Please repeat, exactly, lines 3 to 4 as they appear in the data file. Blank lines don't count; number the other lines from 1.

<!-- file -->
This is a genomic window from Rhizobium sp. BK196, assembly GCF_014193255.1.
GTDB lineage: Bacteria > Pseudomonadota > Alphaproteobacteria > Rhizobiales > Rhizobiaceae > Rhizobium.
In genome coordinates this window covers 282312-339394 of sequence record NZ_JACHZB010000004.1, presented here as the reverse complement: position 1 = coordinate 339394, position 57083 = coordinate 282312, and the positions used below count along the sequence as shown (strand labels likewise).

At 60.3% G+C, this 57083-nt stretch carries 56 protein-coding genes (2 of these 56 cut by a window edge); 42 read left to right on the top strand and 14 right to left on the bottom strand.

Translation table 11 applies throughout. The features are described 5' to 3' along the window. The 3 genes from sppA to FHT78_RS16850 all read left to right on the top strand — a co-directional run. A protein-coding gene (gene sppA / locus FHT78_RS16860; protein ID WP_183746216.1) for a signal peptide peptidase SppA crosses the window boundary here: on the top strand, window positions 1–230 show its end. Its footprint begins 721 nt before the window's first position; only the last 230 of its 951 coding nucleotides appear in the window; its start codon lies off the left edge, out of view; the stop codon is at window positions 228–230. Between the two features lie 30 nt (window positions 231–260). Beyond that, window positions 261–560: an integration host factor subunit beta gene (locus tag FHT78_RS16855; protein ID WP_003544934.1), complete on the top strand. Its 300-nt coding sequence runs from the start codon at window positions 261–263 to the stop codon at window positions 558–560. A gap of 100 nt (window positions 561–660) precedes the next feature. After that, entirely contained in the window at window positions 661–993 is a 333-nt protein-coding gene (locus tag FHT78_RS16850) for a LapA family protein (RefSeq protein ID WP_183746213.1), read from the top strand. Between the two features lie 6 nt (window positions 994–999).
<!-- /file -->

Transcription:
In genome coordinates this window covers 282312-339394 of sequence record NZ_JACHZB010000004.1, presented here as the reverse complement: position 1 = coordinate 339394, position 57083 = coordinate 282312, and the positions used below count along the sequence as shown (strand labels likewise).

At 60.3% G+C, this 57083-nt stretch carries 56 protein-coding genes (2 of these 56 cut by a window edge); 42 read left to right on the top strand and 14 right to left on the bottom strand.